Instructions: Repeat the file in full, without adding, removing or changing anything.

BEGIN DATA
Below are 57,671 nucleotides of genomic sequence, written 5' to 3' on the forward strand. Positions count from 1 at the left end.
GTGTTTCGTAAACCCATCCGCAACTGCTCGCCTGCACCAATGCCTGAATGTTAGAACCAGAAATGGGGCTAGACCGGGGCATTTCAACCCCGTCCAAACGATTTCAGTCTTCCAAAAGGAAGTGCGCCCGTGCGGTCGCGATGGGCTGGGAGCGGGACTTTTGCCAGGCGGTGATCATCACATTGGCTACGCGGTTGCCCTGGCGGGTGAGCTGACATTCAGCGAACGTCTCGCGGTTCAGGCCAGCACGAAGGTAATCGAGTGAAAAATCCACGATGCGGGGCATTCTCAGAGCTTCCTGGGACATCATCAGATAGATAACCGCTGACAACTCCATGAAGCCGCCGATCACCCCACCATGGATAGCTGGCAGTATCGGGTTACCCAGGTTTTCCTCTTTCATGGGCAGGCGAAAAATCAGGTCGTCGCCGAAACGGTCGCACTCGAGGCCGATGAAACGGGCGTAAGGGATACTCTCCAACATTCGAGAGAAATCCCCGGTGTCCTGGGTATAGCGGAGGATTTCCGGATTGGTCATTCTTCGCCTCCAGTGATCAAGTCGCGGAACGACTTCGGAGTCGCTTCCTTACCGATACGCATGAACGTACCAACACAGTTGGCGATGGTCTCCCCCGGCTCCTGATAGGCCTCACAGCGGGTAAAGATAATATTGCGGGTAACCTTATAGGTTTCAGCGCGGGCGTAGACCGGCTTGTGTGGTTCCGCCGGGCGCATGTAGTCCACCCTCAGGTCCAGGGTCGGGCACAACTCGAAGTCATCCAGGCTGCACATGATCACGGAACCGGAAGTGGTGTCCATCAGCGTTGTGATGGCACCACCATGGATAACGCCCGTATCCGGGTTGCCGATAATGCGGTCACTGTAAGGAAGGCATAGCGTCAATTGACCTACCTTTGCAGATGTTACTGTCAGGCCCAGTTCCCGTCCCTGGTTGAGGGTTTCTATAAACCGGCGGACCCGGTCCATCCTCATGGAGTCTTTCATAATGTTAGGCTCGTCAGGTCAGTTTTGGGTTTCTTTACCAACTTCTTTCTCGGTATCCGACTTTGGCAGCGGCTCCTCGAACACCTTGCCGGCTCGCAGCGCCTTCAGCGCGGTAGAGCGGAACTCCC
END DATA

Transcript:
Below are 57,671 nucleotides of genomic sequence, written 5' to 3' on the forward strand. Positions count from 1 at the left end.
GTGTTTCGTAAACCCATCCGCAACTGCTCGCCTGCACCAATGCCTGAATGTTAGAACCAGAAATGGGGCTAGACCGGGGCATTTCAACCCCGTCCAAACGATTTCAGTCTTCCAAAAGGAAGTGCGCCCGTGCGGTCGCGATGGGCTGGGAGCGGGACTTTTGCCAGGCGGTGATCATCACATTGGCTACGCGGTTGCCCTGGCGGGTGAGCTGACATTCAGCGAACGTCTCGCGGTTCAGGCCAGCACGAAGGTAATCGAGTGAAAAATCCACGATGCGGGGCATTCTCAGAGCTTCCTGGGACATCATCAGATAGATAACCGCTGACAACTCCATGAAGCCGCCGATCACCCCACCATGGATAGCTGGCAGTATCGGGTTACCCAGGTTTTCCTCTTTCATGGGCAGGCGAAAAATCAGGTCGTCGCCGAAACGGTCGCACTCGAGGCCGATGAAACGGGCGTAAGGGATACTCTCCAACATTCGAGAGAAATCCCCGGTGTCCTGGGTATAGCGGAGGATTTCCGGATTGGTCATTCTTCGCCTCCAGTGATCAAGTCGCGGAACGACTTCGGAGTCGCTTCCTTACCGATACGCATGAACGTACCAACACAGTTGGCGATGGTCTCCCCCGGCTCCTGATAGGCCTCACAGCGGGTAAAGATAATATTGCGGGTAACCTTATAGGTTTCAGCGCGGGCGTAGACCGGCTTGTGTGGTTCCGCCGGGCGCATGTAGTCCACCCTCAGGTCCAGGGTCGGGCACAACTCGAAGTCATCCAGGCTGCACATGATCACGGAACCGGAAGTGGTGTCCATCAGCGTTGTGATGGCACCACCATGGATAACGCCCGTATCCGGGTTGCCGATAATGCGGTCACTGTAAGGAAGGCATAGCGTCAATTGACCTACCTTTGCAGATGTTACTGTCAGGCCCAGTTCCCGTCCCTGGTTGAGGGTTTCTATAAACCGGCGGACCCGGTCCATCCTCATGGAGTCTTTCATAATGTTAGGCTCGTCAGGTCAGTTTTGGGTTTCTTTACCAACTTCTTTCTCGGTATCCGACTTTGGCAGCGGCTCCTCGAACACCTTGCCGGCTCGCAGCGCCTTCAGCGCGGTAGAGCGGAACTCCC